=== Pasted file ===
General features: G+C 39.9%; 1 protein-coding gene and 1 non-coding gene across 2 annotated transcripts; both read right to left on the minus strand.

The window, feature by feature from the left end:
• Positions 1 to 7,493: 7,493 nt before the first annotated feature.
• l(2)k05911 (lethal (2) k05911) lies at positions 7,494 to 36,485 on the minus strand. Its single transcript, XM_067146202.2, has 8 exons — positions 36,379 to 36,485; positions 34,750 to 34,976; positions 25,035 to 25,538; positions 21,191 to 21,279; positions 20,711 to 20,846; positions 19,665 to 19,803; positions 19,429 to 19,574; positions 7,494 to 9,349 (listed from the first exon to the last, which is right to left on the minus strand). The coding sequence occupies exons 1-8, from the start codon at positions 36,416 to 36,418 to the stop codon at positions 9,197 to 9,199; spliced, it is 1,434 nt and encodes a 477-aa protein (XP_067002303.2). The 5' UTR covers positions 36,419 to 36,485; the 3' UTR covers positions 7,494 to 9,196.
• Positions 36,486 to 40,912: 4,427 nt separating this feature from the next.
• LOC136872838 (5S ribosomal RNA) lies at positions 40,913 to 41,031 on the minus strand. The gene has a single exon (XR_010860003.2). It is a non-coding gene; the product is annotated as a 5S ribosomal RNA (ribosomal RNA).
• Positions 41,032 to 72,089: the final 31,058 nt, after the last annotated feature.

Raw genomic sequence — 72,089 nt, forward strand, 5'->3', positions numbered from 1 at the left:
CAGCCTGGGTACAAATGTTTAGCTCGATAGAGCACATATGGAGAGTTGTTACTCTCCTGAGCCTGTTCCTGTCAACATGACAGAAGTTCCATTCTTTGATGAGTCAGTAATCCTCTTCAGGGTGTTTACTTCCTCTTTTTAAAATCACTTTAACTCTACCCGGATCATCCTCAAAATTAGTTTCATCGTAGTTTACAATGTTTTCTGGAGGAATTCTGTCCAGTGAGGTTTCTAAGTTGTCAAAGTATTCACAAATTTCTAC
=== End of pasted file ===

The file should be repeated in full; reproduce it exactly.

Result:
General features: G+C 39.9%; 1 protein-coding gene and 1 non-coding gene across 2 annotated transcripts; both read right to left on the minus strand.

The window, feature by feature from the left end:
• Positions 1 to 7,493: 7,493 nt before the first annotated feature.
• l(2)k05911 (lethal (2) k05911) lies at positions 7,494 to 36,485 on the minus strand. Its single transcript, XM_067146202.2, has 8 exons — positions 36,379 to 36,485; positions 34,750 to 34,976; positions 25,035 to 25,538; positions 21,191 to 21,279; positions 20,711 to 20,846; positions 19,665 to 19,803; positions 19,429 to 19,574; positions 7,494 to 9,349 (listed from the first exon to the last, which is right to left on the minus strand). The coding sequence occupies exons 1-8, from the start codon at positions 36,416 to 36,418 to the stop codon at positions 9,197 to 9,199; spliced, it is 1,434 nt and encodes a 477-aa protein (XP_067002303.2). The 5' UTR covers positions 36,419 to 36,485; the 3' UTR covers positions 7,494 to 9,196.
• Positions 36,486 to 40,912: 4,427 nt separating this feature from the next.
• LOC136872838 (5S ribosomal RNA) lies at positions 40,913 to 41,031 on the minus strand. The gene has a single exon (XR_010860003.2). It is a non-coding gene; the product is annotated as a 5S ribosomal RNA (ribosomal RNA).
• Positions 41,032 to 72,089: the final 31,058 nt, after the last annotated feature.

Raw genomic sequence — 72,089 nt, forward strand, 5'->3', positions numbered from 1 at the left:
CAGCCTGGGTACAAATGTTTAGCTCGATAGAGCACATATGGAGAGTTGTTACTCTCCTGAGCCTGTTCCTGTCAACATGACAGAAGTTCCATTCTTTGATGAGTCAGTAATCCTCTTCAGGGTGTTTACTTCCTCTTTTTAAAATCACTTTAACTCTACCCGGATCATCCTCAAAATTAGTTTCATCGTAGTTTACAATGTTTTCTGGAGGAATTCTGTCCAGTGAGGTTTCTAAGTTGTCAAAGTATTCACAAATTTCTAC